Quantum Man: Richard Feynman
Quantum Man: Richard Feynman’s life in science, by Lawrence M Krauss. W. W. Norton, London (2011), ISBN 978-0-393-06471-1.
This book is remarkable for three reasons. The first is the brilliance, character and originality of the physicist and Nobel laureate Richard Feynman. Second is the true star of the book; the incredible contribution made by Feynman to modern physics, and how we understand the world around us through this science. Third is Krauss himself, who brings his own intimate appreciation of the physics, and how it is created, to this book.
Krauss has an easy style and language. Together these breathe life into perhaps the most intimidating of all intellectual disciplines – the science of the quantum world. Any of these reasons would make this book worth reading – the combination, make this a non-fiction read not to be missed.
Krauss brings to life Feynman’s unique understanding of quantum electrodynamics (QED), for which he was awarded a Nobel Prize in physics, superfluidity and quantum gravity. At the same time he sketches those qualities that made Feynman a most unique and curious character.
Feynman developed his own understanding about all these fields by tackling any problem from his own unique perspective. He then demanded that the theoretical models that he, and others, developed were only ever of merit if they could be checked against the solid reality of experimental numbers. He moved into many fields that piqued his interest, “trying never to take the same path twice.”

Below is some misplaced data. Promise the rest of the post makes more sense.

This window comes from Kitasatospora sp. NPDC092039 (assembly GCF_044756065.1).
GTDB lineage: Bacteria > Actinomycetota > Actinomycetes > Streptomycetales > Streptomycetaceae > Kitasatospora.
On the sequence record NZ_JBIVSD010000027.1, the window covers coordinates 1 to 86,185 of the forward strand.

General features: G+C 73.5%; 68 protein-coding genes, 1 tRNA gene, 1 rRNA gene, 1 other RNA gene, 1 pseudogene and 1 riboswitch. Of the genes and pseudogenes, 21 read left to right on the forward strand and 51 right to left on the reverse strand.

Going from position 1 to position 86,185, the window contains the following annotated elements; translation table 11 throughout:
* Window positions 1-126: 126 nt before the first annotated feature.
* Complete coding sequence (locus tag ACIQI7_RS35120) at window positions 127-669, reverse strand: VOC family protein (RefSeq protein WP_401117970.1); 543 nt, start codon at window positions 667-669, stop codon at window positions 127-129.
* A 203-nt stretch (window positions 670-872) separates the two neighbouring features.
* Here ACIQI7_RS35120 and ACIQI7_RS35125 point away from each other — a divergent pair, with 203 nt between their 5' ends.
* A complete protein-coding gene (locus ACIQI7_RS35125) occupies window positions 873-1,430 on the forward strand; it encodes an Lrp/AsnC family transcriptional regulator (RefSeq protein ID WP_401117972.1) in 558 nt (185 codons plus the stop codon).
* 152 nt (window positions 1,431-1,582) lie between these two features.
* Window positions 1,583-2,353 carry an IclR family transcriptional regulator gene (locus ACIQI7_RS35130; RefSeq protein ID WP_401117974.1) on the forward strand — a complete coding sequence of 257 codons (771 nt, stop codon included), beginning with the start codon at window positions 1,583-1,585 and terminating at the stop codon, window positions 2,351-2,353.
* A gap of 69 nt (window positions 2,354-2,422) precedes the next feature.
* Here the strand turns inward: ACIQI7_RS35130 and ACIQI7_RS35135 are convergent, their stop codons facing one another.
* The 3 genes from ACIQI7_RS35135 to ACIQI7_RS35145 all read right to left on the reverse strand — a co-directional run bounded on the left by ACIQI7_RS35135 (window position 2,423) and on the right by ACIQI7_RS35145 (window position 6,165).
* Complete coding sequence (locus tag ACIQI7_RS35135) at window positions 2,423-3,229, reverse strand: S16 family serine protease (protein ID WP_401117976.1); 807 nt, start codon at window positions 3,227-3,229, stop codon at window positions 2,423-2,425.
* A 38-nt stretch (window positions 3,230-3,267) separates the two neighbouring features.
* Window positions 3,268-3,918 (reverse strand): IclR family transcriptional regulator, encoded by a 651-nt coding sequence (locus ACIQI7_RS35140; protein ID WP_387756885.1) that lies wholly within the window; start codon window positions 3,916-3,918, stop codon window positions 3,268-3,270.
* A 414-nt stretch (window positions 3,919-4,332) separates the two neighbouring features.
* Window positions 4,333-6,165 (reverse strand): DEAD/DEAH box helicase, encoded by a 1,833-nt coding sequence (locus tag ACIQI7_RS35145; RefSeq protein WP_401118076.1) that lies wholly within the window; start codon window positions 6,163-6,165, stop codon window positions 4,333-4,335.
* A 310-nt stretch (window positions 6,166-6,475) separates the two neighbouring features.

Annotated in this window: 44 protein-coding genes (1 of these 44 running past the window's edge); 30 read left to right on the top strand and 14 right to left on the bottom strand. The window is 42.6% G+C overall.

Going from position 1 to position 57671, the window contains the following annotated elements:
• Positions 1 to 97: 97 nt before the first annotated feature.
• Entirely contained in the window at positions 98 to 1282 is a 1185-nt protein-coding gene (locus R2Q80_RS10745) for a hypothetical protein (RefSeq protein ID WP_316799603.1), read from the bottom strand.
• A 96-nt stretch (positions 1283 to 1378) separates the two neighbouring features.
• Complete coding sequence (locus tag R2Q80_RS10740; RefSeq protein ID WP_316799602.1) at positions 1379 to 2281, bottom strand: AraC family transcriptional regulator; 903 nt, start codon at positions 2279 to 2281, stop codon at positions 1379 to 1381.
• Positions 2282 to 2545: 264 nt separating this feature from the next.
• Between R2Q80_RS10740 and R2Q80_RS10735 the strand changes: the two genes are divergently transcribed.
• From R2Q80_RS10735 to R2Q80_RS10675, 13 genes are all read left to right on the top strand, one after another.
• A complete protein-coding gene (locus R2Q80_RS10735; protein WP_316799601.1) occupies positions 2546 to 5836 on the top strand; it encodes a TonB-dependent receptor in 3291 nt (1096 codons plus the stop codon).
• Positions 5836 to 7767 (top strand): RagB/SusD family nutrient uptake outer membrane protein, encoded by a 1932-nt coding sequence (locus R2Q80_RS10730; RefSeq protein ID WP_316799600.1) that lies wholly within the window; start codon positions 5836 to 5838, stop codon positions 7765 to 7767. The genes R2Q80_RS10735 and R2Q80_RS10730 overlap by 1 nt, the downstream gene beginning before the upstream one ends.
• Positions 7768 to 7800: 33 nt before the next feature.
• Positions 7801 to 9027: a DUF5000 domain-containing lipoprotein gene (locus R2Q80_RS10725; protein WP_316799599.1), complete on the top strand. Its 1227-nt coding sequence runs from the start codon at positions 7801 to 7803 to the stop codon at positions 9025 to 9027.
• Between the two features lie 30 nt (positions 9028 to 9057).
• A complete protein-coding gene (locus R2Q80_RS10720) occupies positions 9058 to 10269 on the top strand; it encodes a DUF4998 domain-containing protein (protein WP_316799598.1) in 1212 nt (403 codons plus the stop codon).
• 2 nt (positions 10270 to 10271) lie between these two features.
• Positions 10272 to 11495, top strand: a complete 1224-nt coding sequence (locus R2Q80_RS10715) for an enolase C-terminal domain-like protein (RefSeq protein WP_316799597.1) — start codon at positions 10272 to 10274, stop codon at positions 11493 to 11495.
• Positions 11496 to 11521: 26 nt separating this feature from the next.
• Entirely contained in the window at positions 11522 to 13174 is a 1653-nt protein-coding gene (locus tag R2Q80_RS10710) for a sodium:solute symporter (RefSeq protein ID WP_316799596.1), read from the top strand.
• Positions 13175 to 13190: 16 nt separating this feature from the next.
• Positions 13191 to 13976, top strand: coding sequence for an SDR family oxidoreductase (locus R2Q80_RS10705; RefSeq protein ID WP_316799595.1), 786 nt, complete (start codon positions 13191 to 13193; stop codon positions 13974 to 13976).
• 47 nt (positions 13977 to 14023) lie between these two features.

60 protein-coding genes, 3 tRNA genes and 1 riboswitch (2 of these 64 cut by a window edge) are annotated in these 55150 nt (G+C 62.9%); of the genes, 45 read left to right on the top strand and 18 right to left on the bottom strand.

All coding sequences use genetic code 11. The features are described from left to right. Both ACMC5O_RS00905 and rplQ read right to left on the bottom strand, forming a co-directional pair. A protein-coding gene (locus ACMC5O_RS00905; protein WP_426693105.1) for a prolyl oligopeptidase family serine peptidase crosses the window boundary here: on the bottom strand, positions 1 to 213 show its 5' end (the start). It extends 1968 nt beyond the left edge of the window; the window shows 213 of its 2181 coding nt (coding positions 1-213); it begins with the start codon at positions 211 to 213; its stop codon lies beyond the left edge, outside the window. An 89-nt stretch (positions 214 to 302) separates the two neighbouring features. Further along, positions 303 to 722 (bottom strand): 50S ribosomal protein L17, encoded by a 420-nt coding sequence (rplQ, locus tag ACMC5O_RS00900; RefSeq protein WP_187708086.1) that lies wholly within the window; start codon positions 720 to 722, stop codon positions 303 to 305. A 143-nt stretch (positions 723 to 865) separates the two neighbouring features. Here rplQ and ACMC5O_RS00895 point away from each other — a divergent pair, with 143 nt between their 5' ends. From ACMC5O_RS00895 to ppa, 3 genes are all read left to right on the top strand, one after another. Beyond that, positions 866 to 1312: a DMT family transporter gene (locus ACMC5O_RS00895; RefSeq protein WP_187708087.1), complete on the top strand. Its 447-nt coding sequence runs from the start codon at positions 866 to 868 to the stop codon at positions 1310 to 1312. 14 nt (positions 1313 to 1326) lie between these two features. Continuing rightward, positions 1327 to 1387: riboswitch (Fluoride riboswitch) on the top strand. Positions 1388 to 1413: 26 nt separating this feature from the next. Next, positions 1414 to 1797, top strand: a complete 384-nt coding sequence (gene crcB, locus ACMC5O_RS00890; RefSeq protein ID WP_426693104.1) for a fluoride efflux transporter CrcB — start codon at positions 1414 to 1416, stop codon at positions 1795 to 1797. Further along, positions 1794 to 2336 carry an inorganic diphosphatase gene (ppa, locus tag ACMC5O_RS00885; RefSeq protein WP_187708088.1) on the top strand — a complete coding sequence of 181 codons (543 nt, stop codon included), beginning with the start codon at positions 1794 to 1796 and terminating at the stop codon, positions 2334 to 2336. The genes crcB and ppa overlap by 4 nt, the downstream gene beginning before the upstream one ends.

We also learn of Feynman’s incredible zest for life: affairs, marriages, working trips to Brazil, samba bands, topless bars and amongst all of this is his humour and love of physics. We feel his anguish at losing his young wife to tuberculosis and the aftermath of being part of the Manhattan project team that created the nuclear bomb. Strange as this juxtaposition may seem Krauss manages to achieve a balance that is a truthful homage to Feynman.
For more ‘detailed’ versions of Feynman’s personal adventures I would recommend also reading Feynman’s two autobiographical tales, ‘Surely you’re joking, Mr. Feynman’ and ‘What do you care what other people think?’ as well as James Gleick’s Genius: Richard Feynman and modern physics. Although Krauss states his admiration for Feynman he at no point papers over the flaws that made Feynman the charismatic and intense person he was.
I would recommend this to anyone who wants to truly appreciate how scientists go about creating great science. Looking at the personalities and interactions, the intellectual grunt and moments of insight. Krauss delights in these, eschewing the “after-the-fact logical exposition of science” or gushing “gee whiz” as science is quite often presented. It is a book that presents and respects the science. It is an elegant example of science communication. A fitting credit to Feynman – one of the best in communicating science.
A version of this book review was originally published on the website of Embiggen Books.